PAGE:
The holiday season inundates us with recipes galore (as well as stress and temptations to overindulge). To balance that, choose an ingredient (or two, or three!) from my “healthy-self’ holiday recipe below, and treat yourself to a generous helping of grounding — whatever that means to you.
I’m sure you can feel it — the change that’s in the air all around us.
It’s been a spectacular autumn so far, and I’ve been spending as much time as possible going on long hikes. Perhaps I should feel guilty about the chores I’m neglecting, but I cannot resist the spectacular display beckoning outside my window. The smell of cool, crisp air and sound of rustling leaves instantly put me in a good mood.
I have always felt the healing energy of nature, and lately I have connected even more deeply with the cycles of each beautiful and fleeting season. I used to dread the end of summer, but with age (and lots of yoga), I am now grateful to live in a place that has four distinct seasons. I embrace change — after all, it is inevitable.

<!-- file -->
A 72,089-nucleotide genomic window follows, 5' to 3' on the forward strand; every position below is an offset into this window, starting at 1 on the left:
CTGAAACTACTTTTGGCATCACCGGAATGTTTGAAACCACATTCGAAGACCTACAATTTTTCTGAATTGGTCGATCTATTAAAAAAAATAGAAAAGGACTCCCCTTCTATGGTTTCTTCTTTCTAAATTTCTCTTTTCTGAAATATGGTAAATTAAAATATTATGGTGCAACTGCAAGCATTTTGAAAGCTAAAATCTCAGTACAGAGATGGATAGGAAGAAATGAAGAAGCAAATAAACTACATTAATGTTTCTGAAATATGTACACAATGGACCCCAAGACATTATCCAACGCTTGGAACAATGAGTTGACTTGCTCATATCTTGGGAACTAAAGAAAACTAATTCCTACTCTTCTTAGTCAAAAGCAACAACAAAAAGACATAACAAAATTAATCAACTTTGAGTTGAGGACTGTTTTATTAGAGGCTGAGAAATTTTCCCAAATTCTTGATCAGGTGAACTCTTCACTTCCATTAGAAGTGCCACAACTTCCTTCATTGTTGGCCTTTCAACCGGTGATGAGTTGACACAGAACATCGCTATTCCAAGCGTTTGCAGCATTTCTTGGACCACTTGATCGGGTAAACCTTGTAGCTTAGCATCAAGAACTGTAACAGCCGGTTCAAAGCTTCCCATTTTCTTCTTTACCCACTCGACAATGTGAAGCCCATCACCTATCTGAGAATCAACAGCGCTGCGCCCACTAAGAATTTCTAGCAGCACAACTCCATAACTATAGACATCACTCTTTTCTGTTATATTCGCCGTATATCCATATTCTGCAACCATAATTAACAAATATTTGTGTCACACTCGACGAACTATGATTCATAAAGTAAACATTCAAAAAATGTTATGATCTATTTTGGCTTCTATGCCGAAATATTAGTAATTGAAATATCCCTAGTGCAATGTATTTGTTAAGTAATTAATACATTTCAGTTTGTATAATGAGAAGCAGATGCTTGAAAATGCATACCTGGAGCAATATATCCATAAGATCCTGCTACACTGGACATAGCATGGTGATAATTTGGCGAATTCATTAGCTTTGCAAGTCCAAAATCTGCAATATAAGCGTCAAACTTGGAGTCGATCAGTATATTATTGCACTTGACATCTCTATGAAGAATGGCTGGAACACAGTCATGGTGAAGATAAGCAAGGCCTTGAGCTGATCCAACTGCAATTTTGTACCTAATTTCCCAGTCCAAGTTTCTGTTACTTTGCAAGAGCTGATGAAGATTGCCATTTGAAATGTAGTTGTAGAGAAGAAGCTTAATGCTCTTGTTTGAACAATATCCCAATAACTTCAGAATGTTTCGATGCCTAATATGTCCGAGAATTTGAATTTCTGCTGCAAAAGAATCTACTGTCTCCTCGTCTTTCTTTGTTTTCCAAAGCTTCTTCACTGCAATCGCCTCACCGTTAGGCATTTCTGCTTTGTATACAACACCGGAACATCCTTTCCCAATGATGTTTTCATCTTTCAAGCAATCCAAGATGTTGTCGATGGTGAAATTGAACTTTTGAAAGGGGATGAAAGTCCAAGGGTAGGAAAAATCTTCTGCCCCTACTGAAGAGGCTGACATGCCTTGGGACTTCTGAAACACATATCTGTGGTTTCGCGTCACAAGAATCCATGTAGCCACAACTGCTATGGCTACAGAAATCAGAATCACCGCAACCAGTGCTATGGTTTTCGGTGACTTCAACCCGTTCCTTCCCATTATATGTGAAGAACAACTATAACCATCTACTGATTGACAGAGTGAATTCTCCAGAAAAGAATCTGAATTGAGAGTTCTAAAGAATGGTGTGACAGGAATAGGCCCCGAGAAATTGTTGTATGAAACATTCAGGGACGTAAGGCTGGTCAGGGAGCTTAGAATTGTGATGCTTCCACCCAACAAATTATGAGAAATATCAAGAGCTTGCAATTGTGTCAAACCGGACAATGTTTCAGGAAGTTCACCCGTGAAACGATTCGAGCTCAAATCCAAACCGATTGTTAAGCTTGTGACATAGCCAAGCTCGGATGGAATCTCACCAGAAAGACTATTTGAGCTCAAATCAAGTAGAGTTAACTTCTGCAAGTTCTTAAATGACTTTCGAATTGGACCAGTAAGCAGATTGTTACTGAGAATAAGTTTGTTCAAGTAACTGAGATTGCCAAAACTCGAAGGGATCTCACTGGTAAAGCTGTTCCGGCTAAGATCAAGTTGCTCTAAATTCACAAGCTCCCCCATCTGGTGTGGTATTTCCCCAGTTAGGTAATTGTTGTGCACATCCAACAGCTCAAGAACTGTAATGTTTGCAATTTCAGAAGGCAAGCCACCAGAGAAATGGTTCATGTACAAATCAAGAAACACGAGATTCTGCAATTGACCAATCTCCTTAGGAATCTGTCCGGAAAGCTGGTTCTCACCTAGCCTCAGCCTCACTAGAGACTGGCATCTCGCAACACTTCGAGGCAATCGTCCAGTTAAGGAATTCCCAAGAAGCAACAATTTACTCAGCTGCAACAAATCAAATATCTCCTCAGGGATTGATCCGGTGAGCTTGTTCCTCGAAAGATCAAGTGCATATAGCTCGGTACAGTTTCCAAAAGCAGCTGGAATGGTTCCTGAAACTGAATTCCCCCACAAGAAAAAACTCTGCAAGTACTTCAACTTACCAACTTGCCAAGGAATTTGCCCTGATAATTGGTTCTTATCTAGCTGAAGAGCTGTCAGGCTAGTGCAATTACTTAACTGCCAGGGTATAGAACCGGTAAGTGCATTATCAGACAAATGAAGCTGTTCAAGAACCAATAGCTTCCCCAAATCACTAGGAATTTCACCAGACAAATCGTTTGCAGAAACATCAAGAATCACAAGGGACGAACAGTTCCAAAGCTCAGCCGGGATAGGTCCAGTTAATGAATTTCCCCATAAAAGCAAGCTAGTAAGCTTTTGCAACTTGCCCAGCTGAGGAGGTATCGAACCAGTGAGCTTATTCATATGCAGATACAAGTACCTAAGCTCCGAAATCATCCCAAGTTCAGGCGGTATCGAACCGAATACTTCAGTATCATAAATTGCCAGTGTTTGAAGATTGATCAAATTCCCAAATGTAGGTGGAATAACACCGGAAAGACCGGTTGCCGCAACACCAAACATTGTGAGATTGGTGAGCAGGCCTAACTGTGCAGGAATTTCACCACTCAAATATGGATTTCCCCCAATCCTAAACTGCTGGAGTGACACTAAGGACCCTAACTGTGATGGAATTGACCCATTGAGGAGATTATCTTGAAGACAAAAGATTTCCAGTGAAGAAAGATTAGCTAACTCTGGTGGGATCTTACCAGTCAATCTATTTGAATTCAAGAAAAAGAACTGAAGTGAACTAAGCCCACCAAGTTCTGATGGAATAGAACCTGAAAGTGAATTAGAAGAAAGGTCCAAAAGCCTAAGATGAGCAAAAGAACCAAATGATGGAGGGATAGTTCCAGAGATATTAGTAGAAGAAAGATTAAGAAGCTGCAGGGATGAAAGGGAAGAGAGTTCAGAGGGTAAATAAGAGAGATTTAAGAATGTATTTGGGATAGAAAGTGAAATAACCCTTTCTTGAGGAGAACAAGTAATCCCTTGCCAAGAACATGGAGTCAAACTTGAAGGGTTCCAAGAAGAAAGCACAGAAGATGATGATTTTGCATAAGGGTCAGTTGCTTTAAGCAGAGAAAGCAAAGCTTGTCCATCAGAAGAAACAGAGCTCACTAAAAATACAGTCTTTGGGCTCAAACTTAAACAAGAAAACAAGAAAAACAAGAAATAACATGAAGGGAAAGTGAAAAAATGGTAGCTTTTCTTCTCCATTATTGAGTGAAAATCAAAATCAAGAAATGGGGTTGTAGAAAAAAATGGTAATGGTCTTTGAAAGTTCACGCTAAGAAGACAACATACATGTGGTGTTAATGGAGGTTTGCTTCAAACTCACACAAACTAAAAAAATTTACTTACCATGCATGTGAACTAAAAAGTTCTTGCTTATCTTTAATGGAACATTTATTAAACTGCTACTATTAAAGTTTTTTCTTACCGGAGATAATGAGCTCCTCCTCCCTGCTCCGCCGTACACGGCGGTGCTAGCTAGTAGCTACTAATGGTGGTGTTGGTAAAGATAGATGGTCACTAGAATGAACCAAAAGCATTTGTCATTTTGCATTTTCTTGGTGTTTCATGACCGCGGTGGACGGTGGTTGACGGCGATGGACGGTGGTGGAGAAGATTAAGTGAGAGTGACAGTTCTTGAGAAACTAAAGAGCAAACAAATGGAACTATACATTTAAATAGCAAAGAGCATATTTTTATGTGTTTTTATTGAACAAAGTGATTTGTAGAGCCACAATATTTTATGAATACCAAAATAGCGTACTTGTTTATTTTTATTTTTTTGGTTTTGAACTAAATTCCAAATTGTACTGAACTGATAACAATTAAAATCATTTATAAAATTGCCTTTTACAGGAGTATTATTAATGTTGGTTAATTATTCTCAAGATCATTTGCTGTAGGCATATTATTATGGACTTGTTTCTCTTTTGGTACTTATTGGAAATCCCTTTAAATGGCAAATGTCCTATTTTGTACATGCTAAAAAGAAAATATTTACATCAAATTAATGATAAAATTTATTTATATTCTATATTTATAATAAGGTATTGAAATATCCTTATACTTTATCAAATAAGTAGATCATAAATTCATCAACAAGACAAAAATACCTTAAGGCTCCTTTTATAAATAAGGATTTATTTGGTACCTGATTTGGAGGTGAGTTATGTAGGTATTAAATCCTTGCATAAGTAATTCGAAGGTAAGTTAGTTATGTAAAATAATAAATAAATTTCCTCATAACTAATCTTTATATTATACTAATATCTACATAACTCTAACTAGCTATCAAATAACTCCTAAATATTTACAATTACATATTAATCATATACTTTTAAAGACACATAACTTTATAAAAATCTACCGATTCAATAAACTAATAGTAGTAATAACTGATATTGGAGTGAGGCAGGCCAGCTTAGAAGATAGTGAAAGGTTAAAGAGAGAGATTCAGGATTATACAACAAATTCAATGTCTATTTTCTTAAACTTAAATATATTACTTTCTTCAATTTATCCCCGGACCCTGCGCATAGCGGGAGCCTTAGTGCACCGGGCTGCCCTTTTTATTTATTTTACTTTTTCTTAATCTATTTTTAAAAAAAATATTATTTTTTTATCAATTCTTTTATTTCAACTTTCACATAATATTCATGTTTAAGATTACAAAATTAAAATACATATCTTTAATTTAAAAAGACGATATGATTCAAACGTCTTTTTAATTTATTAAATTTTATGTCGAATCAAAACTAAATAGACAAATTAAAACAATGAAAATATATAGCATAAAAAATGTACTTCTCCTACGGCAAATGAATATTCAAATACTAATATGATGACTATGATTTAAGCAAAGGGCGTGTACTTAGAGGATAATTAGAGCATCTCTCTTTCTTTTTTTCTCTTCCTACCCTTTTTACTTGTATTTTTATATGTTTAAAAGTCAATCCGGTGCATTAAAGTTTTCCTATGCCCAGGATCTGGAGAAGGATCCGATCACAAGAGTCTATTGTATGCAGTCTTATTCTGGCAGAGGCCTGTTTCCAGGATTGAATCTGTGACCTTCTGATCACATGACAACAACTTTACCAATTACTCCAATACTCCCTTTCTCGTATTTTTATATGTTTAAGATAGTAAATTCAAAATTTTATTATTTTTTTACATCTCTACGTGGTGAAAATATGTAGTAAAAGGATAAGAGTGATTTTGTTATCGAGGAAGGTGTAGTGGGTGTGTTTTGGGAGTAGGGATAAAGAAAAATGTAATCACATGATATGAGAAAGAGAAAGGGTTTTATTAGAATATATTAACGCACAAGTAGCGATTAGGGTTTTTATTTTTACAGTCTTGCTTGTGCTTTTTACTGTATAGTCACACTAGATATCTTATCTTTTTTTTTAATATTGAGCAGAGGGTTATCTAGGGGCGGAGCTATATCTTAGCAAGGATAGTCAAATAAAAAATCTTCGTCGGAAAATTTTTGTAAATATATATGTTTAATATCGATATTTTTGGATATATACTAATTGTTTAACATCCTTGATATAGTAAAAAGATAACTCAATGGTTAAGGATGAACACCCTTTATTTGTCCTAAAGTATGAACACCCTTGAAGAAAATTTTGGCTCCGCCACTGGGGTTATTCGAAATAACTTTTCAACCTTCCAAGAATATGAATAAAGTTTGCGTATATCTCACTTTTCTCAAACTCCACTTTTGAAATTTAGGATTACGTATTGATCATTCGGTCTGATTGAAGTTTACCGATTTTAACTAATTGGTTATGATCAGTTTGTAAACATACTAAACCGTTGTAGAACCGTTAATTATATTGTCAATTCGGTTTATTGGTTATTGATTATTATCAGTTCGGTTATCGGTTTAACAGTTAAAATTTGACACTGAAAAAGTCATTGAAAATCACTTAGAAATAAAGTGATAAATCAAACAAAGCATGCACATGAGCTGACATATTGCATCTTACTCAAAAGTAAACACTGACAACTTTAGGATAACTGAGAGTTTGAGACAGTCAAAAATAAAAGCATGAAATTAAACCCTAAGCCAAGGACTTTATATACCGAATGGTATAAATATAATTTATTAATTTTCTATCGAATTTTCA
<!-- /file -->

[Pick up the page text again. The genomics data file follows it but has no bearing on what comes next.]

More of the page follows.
Being in balance with our outer world brings more harmony to our inner world, both psychically and physically. As the colder weather sets in, we transform our habits as well as wardrobes and, hopefully, our home environment.
Here are a few easy ways to welcome the fall season in your home:
With only a couple days to go until Earth Day, prepare to get inundated with a billion things we can do — should do — to save our planet. Although there will likely be plenty of events to attend and planet-themed parties to enjoy, one of the best places you can celebrate Earth Day is in your own home!